Release Date: April 7, 2017
Director: Zach Braff
Writer: Theodore Melfi, Edward Cannon
Cast: Joey King, Morgan Freeman, Ann-Margret, Michael Caine, Alan Arkin, Christopher Lloyd, Peter Serafinowicz, Matt Dillon, Siobhan Fallon Hogan, John Ortiz, Kenan Thompson, Maria Dizzia, Katlyn Carlson, Josh Pais, Melanie Nicholls-King, Doris McCarthy, Camiel Warren-Taylor, Jeremy Bobb, Nancy Castro, Seth Barrish, Ashley Aufderheide, Lolita Foster, Jeremy Shinder, Jen Ponton
MPAA Rating: PG-13
Runtime: 96 minutes
Production Company: Metro-Goldwyn-Mayer (MGM), New Line Cinema, Village Roadshow Pictures, Warner Bros.
Genre: Comedy, Crime
For most of us, there will come a time when kicking the bucket is right around the corner. A time of sitting back laughing and reminiscing on all the great times from the past. Hopefully you’ll have a good friend or two to share those memories with, as these three best friends do to the fullest. From the first few moments of the film, it’s clear Morgan Freeman, Michael Caine, and Alan Arkin are a triple threat of comedic brilliance, as they bounce off each other like they were born to do so. Some of the material may seem familiar, but they give it that extra pop that’s worth your while. It is a film I could see over and over again, with its flaws and all.
As this adventure begins, director Zach Braff (Wish I Was Here) did an excellent job of making you empathize with the characters. It may be due to them being of an elderly age, but the talent from both in front and behind the camera is apparent. You’re able to relate from an instant, because no one likes to be taken advantage of. Then with the lead cast being their honest original selves, it’s a one two punch of development and laughs to get you on board. These gentlemen are great as a group, and still have their own lives to cater to, giving you more to care about. Joe (Michael Caine) just wants to be the best grandfather he can be, Willie (Morgan Freeman) is trying to get over an illness, and Albert (Alan Arkin) just wants to be left alone, but always has a woman in his ear trying to give him the business.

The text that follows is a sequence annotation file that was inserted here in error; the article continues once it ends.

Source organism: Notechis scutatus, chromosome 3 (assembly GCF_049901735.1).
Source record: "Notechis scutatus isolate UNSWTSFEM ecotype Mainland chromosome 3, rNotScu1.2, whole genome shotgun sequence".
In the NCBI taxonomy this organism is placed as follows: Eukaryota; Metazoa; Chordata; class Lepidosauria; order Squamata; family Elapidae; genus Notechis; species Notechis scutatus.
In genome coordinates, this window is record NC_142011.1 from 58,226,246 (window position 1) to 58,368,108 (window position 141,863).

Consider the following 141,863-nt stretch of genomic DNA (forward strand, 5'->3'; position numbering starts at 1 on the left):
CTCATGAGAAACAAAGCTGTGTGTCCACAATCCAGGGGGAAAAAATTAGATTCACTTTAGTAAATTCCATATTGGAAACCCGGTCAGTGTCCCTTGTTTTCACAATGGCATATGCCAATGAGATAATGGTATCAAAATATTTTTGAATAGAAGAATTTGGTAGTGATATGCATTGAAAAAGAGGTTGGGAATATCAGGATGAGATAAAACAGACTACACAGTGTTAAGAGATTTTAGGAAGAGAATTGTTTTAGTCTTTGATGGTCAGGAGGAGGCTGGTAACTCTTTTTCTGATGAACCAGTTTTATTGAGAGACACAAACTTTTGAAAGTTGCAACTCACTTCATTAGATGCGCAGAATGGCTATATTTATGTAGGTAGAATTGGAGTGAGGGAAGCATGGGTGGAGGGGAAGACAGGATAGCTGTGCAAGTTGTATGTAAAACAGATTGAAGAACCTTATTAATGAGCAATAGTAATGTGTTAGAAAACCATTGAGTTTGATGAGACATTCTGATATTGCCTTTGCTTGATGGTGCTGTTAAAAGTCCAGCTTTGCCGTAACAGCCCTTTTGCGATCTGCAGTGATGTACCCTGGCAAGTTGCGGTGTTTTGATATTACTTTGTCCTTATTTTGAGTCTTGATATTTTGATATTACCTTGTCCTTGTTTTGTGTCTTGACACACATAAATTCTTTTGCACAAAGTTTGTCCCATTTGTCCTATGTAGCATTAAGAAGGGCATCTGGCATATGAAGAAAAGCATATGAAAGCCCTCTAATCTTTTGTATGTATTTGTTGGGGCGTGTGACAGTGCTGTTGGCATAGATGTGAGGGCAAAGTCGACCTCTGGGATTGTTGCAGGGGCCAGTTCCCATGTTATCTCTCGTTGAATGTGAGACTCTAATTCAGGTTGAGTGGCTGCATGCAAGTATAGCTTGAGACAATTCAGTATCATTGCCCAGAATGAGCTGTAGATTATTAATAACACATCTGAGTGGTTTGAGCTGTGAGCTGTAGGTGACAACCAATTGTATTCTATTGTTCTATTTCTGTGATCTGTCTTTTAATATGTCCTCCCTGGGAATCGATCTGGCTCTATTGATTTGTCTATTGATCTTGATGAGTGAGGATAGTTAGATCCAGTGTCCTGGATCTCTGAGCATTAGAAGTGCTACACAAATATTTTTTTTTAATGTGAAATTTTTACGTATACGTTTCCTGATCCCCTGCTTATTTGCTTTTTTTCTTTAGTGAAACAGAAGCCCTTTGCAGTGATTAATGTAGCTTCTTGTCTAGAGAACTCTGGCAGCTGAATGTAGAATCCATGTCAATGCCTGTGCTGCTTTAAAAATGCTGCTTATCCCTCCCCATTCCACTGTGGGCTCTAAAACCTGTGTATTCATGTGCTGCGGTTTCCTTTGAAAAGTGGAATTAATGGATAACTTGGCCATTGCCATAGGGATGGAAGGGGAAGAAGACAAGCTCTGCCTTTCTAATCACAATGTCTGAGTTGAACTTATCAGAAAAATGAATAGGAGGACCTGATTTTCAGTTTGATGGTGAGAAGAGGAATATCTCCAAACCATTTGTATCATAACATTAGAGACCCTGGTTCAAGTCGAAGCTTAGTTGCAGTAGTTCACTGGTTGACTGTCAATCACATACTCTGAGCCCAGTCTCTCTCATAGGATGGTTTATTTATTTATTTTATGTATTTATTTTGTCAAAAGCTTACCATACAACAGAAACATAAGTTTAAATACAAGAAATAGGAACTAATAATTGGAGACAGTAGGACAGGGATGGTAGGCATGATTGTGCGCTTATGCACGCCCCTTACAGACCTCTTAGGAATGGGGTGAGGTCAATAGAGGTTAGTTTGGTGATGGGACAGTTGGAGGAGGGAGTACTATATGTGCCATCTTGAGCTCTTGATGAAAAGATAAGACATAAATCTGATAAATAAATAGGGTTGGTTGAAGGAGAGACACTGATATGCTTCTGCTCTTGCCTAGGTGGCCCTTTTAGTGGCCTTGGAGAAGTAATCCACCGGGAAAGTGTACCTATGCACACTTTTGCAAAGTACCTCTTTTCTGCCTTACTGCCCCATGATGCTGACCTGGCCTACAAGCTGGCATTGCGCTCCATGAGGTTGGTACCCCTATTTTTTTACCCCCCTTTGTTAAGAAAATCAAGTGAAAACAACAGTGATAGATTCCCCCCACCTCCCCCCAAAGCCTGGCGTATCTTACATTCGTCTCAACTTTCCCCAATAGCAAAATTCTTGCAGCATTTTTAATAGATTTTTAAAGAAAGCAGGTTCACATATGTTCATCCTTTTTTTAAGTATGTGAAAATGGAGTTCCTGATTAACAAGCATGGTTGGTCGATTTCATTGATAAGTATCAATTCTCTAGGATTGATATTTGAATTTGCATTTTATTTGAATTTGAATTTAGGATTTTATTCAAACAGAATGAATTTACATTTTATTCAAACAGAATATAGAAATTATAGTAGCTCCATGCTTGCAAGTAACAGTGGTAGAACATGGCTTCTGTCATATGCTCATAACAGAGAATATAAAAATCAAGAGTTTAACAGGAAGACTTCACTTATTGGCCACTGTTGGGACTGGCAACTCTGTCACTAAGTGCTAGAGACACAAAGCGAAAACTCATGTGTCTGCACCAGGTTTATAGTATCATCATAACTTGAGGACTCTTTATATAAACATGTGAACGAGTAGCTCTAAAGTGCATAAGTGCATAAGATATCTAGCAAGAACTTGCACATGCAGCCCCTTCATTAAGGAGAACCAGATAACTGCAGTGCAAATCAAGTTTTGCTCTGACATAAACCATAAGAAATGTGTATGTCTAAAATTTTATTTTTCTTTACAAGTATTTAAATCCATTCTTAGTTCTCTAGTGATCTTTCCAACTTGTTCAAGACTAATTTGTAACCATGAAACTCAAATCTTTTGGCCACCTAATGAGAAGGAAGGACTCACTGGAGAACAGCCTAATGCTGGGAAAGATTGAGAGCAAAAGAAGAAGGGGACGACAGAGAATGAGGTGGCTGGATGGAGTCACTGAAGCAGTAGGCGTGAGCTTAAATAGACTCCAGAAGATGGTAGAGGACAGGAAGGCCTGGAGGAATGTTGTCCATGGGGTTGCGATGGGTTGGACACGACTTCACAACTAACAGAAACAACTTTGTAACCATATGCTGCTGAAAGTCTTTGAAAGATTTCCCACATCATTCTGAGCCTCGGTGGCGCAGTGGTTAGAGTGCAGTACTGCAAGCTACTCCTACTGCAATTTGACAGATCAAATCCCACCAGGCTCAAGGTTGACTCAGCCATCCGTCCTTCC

The plot of the film is straight forward, but the attention to detail regarding their age gives the film several surprising twists. Trying to cast no shade, it isn’t realistic for 3 older men, who in some cases can barely get around, to try to rob a high secured bank in broad daylight. The film addresses this in a hilarious manner, through montages that are nothing short of hilarious. If nothing else, this is a laugh out loud comedy that will appeal to all ages, as it justifies the predicament the main cast is in. There’s also an innocence to it as well that wraps you up like a warm blanket, as the film may address your own frustration in the real world on how you’re frustrated with an establishment.
The negative aspect of the film is sometimes it went too far as per the actual heist itself. I understand the tone of the film is a non-serious, sit back and laugh comedy, but the elementary approach to some sequences could’ve been left on the cutting room floor. It doesn’t ruin the film, but slows it down from its steady pace. It’s all in the love of fantasy, as we all ponder sometime what we’d like to do in each situation, but treating your audience like a child every blue moon still won’t get you a pass.
Going in Style delivers everything it promised in the trailer, a fun excuse to rob a bank with laughs that you won’t feel guilty about. It is like going to a glass house to relieve all your tensions as the classic actors try to go out with a bang. It’s a film that belongs in your collection of hits, not as an all-time great, but an overall fun ride that can play on repeat. It’s the type of film that when on television you stop and watch no matter what position it’s in, being a cute little movie that’s rich in its simplicity.